Retail science. There's something of that sort. And that's because, they are cleverly designed to do one thing, and that is to make you spend money. Every detail about the store is well thought out, and the environment is never arbitrary. Take Apple Stores for examples.
The laptop screens are adjusted to the same exact 70 degrees angle, not just for uniformity and aesthetics but for, according to Forbes, to get you to adjust the screen—touch the computer and get engaged with it. People are more likely to buy products if they touch them, and this is proven in studies. What happens is, is that it creates an "ownership experience" and more brand loyalty with customers.
That's what happens in Apple Stores, as they encourage customers to come in and play around with their devices.
Of course, Apple Stores aren't the only ones with marketing tactics. There are tons of them. Men's Health lists a bunch of marketing maneuvers and store design choices that are designed to manipulate us. Bloomingdale's numerous restaurants send pleasant aromas throughout the store, increasing the amount of time customers shop and making them about 35% more likely to spend money, according to the article.
Take apparel shops for example. Men's dressing room doors and ceilings are unusually high to convey power to guys and make them buy more cloths. And then there's the unusual atmosphere with lots of props in the store, just to make you feel special as if you're part of a club.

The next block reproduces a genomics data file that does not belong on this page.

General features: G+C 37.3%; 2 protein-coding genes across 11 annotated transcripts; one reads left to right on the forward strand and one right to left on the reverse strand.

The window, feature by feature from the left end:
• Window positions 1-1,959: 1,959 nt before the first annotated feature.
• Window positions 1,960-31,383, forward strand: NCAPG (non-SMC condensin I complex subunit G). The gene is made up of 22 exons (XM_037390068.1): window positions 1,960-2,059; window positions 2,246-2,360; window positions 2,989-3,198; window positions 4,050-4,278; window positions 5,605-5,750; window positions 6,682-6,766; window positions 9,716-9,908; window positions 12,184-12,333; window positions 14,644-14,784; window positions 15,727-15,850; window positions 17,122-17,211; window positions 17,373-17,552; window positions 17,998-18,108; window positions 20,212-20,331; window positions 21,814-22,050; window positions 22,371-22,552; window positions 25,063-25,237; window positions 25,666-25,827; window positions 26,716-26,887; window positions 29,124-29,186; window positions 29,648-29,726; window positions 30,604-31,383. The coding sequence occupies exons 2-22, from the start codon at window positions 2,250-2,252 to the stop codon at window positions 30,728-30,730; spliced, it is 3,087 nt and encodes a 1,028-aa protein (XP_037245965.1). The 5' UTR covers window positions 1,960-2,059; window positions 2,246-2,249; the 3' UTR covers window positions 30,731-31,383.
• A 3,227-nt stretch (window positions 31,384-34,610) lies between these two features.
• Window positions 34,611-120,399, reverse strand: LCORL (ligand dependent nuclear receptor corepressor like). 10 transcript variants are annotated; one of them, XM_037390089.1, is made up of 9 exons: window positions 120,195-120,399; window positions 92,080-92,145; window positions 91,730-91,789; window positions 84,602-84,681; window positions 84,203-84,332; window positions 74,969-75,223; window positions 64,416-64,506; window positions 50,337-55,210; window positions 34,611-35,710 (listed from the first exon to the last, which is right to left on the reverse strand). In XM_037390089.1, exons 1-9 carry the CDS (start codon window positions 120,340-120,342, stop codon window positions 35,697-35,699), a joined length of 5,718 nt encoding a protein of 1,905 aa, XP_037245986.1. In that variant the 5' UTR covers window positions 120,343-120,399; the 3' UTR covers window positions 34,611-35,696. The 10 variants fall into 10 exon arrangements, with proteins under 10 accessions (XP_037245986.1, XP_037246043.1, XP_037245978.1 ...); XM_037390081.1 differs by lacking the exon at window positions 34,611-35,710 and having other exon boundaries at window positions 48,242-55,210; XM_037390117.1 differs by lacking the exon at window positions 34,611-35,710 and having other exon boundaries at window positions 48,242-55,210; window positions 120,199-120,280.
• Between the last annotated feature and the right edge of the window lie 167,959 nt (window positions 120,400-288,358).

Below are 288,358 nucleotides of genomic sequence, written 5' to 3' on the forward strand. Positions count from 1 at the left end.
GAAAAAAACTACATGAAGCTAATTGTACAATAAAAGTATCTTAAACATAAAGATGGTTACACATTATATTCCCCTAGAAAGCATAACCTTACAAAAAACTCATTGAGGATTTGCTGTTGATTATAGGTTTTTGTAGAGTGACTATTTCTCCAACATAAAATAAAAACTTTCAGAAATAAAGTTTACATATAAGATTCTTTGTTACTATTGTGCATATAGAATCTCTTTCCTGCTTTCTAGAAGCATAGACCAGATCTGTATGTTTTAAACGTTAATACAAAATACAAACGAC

In other ways, retailers might use the "compromise-price effect" where you pay more for a better item. This happens when they place a relatively expensive item next to one that's priced out of reach for most, persuading you to buy the cheaper one even though it's still expensive. Alternatively, they will place a cheap item no one would buy next to the one that they want you to actually buy, according to Smart Money.
So how do you go in to stores like these that are designed to take more out of your wallet than you had planned? To do so, go shopping with a plan and a budget in mind, and know these retailer tricks as much as possible. Men's Health suggests playing spot-the-retail-theatrics when you shop:
"It's a lot harder to be fooled when you're making a game out of spotting this stuff," says Stanford University psychologist Kelly McGonigal, Ph.D., author of The Willpower Instinct. "It sounds simple, but people report a lot of success when they go out like detectives looking for gimmicks."
What other examples of retailer tactics have you seen? Share it with us!